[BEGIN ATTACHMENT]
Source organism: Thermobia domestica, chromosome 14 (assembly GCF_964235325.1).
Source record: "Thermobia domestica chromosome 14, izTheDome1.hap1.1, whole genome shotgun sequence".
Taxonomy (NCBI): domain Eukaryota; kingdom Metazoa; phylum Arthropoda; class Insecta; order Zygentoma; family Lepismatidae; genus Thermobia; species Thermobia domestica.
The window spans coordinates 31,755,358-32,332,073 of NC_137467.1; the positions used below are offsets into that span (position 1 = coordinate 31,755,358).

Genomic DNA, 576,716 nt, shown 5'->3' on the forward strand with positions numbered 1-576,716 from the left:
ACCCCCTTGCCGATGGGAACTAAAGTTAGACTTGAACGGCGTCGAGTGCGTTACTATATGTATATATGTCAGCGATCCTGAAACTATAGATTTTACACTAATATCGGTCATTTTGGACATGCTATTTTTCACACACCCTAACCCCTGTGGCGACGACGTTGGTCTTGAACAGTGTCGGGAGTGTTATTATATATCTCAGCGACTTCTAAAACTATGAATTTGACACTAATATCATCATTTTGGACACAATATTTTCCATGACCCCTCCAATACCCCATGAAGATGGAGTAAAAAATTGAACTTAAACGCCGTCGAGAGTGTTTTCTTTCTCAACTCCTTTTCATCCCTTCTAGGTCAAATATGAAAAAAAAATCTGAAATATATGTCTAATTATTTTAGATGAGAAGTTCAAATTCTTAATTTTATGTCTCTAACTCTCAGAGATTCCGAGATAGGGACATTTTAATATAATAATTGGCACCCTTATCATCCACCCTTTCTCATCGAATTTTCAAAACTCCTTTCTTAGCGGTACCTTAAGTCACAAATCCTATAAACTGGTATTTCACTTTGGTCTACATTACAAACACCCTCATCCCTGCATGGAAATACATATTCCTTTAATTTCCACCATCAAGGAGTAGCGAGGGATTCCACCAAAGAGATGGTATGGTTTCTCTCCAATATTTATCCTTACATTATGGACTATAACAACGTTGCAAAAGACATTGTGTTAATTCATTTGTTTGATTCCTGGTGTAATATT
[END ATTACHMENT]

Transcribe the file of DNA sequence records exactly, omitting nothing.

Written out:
Source organism: Thermobia domestica, chromosome 14 (assembly GCF_964235325.1).
Source record: "Thermobia domestica chromosome 14, izTheDome1.hap1.1, whole genome shotgun sequence".
Taxonomy (NCBI): domain Eukaryota; kingdom Metazoa; phylum Arthropoda; class Insecta; order Zygentoma; family Lepismatidae; genus Thermobia; species Thermobia domestica.
The window spans coordinates 31,755,358-32,332,073 of NC_137467.1; the positions used below are offsets into that span (position 1 = coordinate 31,755,358).

Genomic DNA, 576,716 nt, shown 5'->3' on the forward strand with positions numbered 1-576,716 from the left:
ACCCCCTTGCCGATGGGAACTAAAGTTAGACTTGAACGGCGTCGAGTGCGTTACTATATGTATATATGTCAGCGATCCTGAAACTATAGATTTTACACTAATATCGGTCATTTTGGACATGCTATTTTTCACACACCCTAACCCCTGTGGCGACGACGTTGGTCTTGAACAGTGTCGGGAGTGTTATTATATATCTCAGCGACTTCTAAAACTATGAATTTGACACTAATATCATCATTTTGGACACAATATTTTCCATGACCCCTCCAATACCCCATGAAGATGGAGTAAAAAATTGAACTTAAACGCCGTCGAGAGTGTTTTCTTTCTCAACTCCTTTTCATCCCTTCTAGGTCAAATATGAAAAAAAAATCTGAAATATATGTCTAATTATTTTAGATGAGAAGTTCAAATTCTTAATTTTATGTCTCTAACTCTCAGAGATTCCGAGATAGGGACATTTTAATATAATAATTGGCACCCTTATCATCCACCCTTTCTCATCGAATTTTCAAAACTCCTTTCTTAGCGGTACCTTAAGTCACAAATCCTATAAACTGGTATTTCACTTTGGTCTACATTACAAACACCCTCATCCCTGCATGGAAATACATATTCCTTTAATTTCCACCATCAAGGAGTAGCGAGGGATTCCACCAAAGAGATGGTATGGTTTCTCTCCAATATTTATCCTTACATTATGGACTATAACAACGTTGCAAAAGACATTGTGTTAATTCATTTGTTTGATTCCTGGTGTAATATT